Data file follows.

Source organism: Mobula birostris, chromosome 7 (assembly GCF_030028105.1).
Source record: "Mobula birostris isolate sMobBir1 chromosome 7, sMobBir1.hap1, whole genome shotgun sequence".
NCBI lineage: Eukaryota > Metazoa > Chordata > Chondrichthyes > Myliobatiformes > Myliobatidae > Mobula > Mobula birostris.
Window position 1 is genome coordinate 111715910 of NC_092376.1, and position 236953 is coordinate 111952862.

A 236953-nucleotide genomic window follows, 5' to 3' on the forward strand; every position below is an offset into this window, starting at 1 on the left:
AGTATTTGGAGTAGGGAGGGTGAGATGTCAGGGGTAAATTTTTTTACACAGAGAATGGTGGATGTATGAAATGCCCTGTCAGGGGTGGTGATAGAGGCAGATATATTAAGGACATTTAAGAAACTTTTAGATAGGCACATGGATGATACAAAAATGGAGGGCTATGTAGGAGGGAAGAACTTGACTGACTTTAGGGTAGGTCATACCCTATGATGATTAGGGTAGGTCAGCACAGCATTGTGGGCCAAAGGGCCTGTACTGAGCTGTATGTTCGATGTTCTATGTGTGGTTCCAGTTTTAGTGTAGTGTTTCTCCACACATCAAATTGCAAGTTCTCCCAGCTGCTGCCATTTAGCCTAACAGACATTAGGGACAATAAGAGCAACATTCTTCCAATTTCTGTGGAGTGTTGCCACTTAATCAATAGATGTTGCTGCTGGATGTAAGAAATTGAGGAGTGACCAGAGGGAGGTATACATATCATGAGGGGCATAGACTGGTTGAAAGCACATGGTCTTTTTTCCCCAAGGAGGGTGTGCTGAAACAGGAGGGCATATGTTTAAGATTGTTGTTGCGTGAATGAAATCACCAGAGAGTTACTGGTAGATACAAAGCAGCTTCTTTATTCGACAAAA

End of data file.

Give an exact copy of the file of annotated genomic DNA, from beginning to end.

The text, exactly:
Source organism: Mobula birostris, chromosome 7 (assembly GCF_030028105.1).
Source record: "Mobula birostris isolate sMobBir1 chromosome 7, sMobBir1.hap1, whole genome shotgun sequence".
NCBI lineage: Eukaryota > Metazoa > Chordata > Chondrichthyes > Myliobatiformes > Myliobatidae > Mobula > Mobula birostris.
Window position 1 is genome coordinate 111715910 of NC_092376.1, and position 236953 is coordinate 111952862.

A 236953-nucleotide genomic window follows, 5' to 3' on the forward strand; every position below is an offset into this window, starting at 1 on the left:
AGTATTTGGAGTAGGGAGGGTGAGATGTCAGGGGTAAATTTTTTTACACAGAGAATGGTGGATGTATGAAATGCCCTGTCAGGGGTGGTGATAGAGGCAGATATATTAAGGACATTTAAGAAACTTTTAGATAGGCACATGGATGATACAAAAATGGAGGGCTATGTAGGAGGGAAGAACTTGACTGACTTTAGGGTAGGTCATACCCTATGATGATTAGGGTAGGTCAGCACAGCATTGTGGGCCAAAGGGCCTGTACTGAGCTGTATGTTCGATGTTCTATGTGTGGTTCCAGTTTTAGTGTAGTGTTTCTCCACACATCAAATTGCAAGTTCTCCCAGCTGCTGCCATTTAGCCTAACAGACATTAGGGACAATAAGAGCAACATTCTTCCAATTTCTGTGGAGTGTTGCCACTTAATCAATAGATGTTGCTGCTGGATGTAAGAAATTGAGGAGTGACCAGAGGGAGGTATACATATCATGAGGGGCATAGACTGGTTGAAAGCACATGGTCTTTTTTCCCCAAGGAGGGTGTGCTGAAACAGGAGGGCATATGTTTAAGATTGTTGTTGCGTGAATGAAATCACCAGAGAGTTACTGGTAGATACAAAGCAGCTTCTTTATTCGACAAAA